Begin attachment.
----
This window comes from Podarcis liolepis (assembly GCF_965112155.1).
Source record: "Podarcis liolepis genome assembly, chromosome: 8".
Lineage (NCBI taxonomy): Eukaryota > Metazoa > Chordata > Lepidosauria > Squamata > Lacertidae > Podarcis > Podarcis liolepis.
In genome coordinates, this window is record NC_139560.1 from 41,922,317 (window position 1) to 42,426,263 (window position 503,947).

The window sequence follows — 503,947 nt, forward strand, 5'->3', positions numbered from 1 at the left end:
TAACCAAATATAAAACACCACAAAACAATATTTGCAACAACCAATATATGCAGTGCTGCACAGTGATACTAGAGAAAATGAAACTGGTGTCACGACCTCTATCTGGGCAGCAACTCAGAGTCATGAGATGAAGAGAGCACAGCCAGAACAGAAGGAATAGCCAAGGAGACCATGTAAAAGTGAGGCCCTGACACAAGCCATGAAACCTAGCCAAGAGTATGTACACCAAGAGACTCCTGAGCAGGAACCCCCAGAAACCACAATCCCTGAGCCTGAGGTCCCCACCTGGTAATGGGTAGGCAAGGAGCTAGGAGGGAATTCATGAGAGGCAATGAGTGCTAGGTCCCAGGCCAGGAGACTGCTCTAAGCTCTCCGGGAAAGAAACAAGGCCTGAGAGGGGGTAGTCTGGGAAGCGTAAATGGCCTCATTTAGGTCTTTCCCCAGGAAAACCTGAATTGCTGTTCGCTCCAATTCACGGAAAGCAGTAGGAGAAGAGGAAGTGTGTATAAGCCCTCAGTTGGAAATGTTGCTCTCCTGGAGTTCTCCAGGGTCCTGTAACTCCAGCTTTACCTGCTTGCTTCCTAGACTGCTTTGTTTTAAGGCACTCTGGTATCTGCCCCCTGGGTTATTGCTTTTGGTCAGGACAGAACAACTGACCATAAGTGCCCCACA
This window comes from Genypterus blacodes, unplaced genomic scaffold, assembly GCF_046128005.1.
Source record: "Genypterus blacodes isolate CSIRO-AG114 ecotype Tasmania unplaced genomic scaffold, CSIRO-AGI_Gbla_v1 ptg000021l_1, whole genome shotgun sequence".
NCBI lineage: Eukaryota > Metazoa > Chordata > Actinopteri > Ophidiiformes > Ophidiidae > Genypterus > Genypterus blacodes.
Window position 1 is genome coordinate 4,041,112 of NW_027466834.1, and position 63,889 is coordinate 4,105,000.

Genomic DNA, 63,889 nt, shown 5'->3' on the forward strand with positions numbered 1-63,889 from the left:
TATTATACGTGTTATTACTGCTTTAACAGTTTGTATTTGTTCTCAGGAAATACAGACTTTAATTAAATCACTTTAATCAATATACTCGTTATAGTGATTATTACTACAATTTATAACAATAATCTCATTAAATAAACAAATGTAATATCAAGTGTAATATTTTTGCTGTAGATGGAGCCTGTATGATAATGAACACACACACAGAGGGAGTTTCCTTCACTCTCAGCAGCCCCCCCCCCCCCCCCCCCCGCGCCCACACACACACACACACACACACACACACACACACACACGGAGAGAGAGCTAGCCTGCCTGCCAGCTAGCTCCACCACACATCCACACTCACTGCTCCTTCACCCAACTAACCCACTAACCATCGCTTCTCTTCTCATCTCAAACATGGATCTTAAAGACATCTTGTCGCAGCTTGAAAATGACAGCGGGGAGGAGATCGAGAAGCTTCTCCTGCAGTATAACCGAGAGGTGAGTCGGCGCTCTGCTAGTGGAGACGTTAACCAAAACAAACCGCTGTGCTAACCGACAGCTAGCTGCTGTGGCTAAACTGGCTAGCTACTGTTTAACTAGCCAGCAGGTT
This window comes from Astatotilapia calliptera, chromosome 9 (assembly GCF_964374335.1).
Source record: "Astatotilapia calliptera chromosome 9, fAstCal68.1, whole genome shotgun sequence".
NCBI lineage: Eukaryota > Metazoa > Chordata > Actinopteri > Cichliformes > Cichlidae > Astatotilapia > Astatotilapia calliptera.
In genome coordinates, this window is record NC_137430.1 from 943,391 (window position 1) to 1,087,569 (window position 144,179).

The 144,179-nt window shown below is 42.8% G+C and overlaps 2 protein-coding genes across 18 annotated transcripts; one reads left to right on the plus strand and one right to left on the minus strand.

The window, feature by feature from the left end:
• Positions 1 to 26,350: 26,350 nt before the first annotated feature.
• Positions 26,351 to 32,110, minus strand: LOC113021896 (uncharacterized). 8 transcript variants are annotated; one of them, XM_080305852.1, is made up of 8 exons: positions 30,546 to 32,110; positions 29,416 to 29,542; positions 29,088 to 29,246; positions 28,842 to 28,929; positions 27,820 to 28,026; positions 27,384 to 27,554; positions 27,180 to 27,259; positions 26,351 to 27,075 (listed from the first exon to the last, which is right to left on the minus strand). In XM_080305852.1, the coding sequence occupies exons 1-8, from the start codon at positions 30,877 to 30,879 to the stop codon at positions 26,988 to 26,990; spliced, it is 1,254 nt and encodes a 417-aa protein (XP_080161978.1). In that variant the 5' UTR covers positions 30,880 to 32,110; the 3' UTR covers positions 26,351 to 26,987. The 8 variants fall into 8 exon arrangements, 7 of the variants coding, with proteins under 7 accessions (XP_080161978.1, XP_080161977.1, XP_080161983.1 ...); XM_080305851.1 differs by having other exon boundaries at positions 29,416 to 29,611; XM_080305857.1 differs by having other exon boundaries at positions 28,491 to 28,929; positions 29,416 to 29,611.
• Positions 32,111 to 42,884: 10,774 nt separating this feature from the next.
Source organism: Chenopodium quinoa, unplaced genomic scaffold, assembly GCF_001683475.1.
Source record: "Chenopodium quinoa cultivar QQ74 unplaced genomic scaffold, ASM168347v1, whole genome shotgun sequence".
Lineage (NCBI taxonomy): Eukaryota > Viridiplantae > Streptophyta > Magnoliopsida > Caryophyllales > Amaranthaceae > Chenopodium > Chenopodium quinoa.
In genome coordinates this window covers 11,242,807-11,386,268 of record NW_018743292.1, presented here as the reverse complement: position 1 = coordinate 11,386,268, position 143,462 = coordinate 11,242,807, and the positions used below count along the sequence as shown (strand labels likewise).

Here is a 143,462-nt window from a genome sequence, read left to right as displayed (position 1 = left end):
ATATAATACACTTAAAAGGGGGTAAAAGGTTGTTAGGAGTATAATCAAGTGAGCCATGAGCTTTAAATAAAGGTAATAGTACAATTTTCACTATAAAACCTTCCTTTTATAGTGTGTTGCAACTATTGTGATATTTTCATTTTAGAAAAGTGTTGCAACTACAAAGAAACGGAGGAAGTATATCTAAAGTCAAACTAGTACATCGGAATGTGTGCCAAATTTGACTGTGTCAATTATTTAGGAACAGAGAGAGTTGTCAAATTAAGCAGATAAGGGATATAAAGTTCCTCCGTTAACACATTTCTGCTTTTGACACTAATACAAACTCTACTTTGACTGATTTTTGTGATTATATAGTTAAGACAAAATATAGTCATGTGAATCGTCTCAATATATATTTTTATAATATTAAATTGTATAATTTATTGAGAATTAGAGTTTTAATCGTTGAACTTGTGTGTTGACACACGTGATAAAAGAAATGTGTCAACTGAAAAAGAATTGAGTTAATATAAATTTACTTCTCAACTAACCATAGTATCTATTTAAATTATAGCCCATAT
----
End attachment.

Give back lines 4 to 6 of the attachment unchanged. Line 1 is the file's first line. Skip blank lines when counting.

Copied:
In genome coordinates, this window is record NC_139560.1 from 41,922,317 (window position 1) to 42,426,263 (window position 503,947).

The window sequence follows — 503,947 nt, forward strand, 5'->3', positions numbered from 1 at the left end:
TAACCAAATATAAAACACCACAAAACAATATTTGCAACAACCAATATATGCAGTGCTGCACAGTGATACTAGAGAAAATGAAACTGGTGTCACGACCTCTATCTGGGCAGCAACTCAGAGTCATGAGATGAAGAGAGCACAGCCAGAACAGAAGGAATAGCCAAGGAGACCATGTAAAAGTGAGGCCCTGACACAAGCCATGAAACCTAGCCAAGAGTATGTACACCAAGAGACTCCTGAGCAGGAACCCCCAGAAACCACAATCCCTGAGCCTGAGGTCCCCACCTGGTAATGGGTAGGCAAGGAGCTAGGAGGGAATTCATGAGAGGCAATGAGTGCTAGGTCCCAGGCCAGGAGACTGCTCTAAGCTCTCCGGGAAAGAAACAAGGCCTGAGAGGGGGTAGTCTGGGAAGCGTAAATGGCCTCATTTAGGTCTTTCCCCAGGAAAACCTGAATTGCTGTTCGCTCCAATTCACGGAAAGCAGTAGGAGAAGAGGAAGTGTGTATAAGCCCTCAGTTGGAAATGTTGCTCTCCTGGAGTTCTCCAGGGTCCTGTAACTCCAGCTTTACCTGCTTGCTTCCTAGACTGCTTTGTTTTAAGGCACTCTGGTATCTGCCCCCTGGGTTATTGCTTTTGGTCAGGACAGAACAACTGACCATAAGTGCCCCACA